What is the mission of universities?

Some time ago, I had a chat with a co-worker. His lecture contract ends this year. The department is happy with his performance. He is happy teaching, even though he has a very high teaching load. His performance is great, he is satisfied with his job. Only one factor, unrelated to productivity, is the cause…

How to Teach the Unknown

The slides are available via slideshare. On June 1st I was invited to speak as a panel member at the LELLE conference. The conference was part of the EU funded research project ‘Let’s learn to Learn’ . I titled my talk “How to teach the unknown“. A bit of a mouthful. I introduced the talk…

Shady practices in scholarly work

Sometimes when I seek distraction I scroll through the tweets mentioning #overlyhonestmethods . It is a hashtag used by scientists to admit their methods. It’s amusing, but it’s openness reveals to the reader the less well-known “dark” side of academia (@beckieport made a collection of those tweets). Not everything we do in the name of…

A plea for Academic Leadership Courses

This plea is not going to bode well with many academics. “How dare this young researcher – until now without credentials – tell us how to do our job?” might they say. But the reason is simple and everyone who is not in academia would agree with me. It is well-known that people do not quit…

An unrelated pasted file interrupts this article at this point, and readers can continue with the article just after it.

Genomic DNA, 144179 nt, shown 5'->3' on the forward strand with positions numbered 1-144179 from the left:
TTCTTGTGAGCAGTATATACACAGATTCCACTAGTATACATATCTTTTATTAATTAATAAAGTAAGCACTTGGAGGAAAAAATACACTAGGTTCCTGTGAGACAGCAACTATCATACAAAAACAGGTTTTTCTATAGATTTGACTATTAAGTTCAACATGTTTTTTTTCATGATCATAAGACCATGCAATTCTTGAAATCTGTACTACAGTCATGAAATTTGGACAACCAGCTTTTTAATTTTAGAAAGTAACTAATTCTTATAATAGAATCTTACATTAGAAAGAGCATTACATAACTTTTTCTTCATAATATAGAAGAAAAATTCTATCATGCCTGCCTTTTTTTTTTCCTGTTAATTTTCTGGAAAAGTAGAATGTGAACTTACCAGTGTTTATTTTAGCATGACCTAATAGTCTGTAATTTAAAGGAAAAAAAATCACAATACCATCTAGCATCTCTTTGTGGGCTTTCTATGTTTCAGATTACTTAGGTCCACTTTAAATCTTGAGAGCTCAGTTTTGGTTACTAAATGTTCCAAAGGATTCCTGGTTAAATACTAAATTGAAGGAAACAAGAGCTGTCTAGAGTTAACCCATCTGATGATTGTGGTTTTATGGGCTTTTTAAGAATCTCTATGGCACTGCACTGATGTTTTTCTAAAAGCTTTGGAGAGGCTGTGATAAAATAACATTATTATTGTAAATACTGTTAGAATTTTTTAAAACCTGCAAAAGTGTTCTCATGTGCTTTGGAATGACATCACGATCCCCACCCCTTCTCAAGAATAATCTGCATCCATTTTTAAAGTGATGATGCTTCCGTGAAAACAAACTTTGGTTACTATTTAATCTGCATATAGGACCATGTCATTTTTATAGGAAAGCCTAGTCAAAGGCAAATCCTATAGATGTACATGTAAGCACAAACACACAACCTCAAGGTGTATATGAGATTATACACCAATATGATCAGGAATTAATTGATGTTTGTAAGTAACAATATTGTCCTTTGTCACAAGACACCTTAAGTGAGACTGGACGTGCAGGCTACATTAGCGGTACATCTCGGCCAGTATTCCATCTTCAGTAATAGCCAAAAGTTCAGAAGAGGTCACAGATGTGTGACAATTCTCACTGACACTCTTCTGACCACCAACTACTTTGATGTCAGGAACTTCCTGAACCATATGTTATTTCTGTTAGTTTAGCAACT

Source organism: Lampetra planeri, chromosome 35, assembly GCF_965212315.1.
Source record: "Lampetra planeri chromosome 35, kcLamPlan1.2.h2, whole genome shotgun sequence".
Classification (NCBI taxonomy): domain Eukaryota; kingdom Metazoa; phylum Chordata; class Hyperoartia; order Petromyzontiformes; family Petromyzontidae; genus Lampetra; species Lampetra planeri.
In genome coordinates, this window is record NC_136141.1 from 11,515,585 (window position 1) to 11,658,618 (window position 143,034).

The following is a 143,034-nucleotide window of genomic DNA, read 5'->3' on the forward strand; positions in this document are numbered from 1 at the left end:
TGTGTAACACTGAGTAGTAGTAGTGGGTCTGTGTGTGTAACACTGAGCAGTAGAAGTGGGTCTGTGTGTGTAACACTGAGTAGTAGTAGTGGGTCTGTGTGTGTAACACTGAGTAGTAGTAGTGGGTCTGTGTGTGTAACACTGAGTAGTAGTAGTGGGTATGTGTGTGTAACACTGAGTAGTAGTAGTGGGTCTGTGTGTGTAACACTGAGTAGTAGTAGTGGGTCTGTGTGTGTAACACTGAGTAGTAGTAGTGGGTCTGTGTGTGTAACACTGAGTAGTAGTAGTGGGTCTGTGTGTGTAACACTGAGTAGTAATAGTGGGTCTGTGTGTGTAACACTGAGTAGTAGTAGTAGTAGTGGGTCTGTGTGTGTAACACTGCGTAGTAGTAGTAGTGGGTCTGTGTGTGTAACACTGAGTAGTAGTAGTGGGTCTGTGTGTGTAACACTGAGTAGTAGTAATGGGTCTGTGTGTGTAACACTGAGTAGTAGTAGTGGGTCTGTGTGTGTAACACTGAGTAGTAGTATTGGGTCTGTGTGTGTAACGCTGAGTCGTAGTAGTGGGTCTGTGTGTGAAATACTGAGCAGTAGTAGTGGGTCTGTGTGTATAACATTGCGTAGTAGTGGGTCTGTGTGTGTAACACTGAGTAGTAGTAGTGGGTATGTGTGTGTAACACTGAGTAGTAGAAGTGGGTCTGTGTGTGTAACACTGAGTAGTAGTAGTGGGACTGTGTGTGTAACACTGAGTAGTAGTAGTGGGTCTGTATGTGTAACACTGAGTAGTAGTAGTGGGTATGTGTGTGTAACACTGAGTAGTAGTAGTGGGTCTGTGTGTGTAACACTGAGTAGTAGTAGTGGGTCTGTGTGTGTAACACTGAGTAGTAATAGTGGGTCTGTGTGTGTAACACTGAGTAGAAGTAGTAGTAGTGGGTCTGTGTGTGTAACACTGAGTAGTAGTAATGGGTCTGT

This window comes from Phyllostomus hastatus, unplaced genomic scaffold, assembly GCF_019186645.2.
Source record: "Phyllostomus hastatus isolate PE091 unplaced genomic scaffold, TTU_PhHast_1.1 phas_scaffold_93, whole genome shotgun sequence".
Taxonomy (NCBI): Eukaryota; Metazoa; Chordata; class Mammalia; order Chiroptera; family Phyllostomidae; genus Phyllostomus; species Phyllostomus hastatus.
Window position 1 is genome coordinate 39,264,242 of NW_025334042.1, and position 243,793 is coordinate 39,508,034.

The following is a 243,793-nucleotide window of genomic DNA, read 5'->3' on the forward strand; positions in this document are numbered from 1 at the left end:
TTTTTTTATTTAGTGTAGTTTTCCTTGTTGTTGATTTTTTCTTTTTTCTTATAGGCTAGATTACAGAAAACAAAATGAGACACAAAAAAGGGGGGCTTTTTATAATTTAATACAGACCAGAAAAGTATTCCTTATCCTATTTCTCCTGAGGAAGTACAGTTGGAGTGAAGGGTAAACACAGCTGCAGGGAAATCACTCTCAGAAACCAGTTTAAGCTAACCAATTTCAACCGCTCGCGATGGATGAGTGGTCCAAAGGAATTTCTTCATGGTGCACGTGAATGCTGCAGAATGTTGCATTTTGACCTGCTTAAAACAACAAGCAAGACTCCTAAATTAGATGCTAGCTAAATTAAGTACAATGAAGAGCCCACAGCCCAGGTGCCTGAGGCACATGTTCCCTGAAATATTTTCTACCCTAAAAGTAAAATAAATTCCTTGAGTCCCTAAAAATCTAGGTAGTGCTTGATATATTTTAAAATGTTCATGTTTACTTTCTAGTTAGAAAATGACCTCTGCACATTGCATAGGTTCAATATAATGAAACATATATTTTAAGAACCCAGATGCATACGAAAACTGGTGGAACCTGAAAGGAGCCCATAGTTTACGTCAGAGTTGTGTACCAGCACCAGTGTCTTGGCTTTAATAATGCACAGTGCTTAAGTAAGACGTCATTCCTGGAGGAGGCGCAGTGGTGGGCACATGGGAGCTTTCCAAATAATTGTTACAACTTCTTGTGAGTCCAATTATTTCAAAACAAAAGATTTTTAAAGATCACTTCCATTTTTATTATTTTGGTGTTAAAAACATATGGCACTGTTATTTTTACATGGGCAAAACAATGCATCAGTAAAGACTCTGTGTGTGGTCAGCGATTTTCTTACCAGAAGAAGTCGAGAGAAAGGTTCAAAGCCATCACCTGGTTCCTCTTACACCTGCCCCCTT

The Future of Universities

Universities are bastion of knowledge, a place where experts transmit their wisdom to novices, a place where individuals can pursue their freedom and spent hours thinking about society’s problems and inventing solutions after years of research. Or at least so I thought when I was young. I went ahead and decided to do a Ph.D. At that time, I was…

Boundary Spanners in Education

Boundary spanners search for information in one group (sending group), transform the information, and transmit it to another group (receiving group), which incorporates it into their daily routines. In the picture below the red square in the center is a boundary spanner, as he is part of the red circle nut has also connections (lines)…

The Wicked Problem in Higher Education: Conclusion

In the first two posts on this series about the wicked problem in higher education (introduction, stakeholder perspective) I have tried to paint the picture. Let’s recap: A wicked problem is a step up from an ill-structured problem, as the solution is not easily determined. Depending on how the problem is defined, the possible pool of solutions…

The Wicked Problem in Higher Education: Case studies

After looking at the wicked problem from the perspective of different stakeholders, this post will deal with a couple of examples of how universities could be organized differently. In no way I’m claiming that one of those universities has the answer, but it is simply a series of examples. Maastricht University, the Netherlands I begin…

The Wicked Problem in Higher Education

While this post is not related to my main research effort, quality of education is important for me. I haven’t enjoyed high school and have a pretty sceptical view on its ability to prepare pupils for anything. My experiences with most freshmen has only reinforced this image.  Over time, also what I have seen in universities,…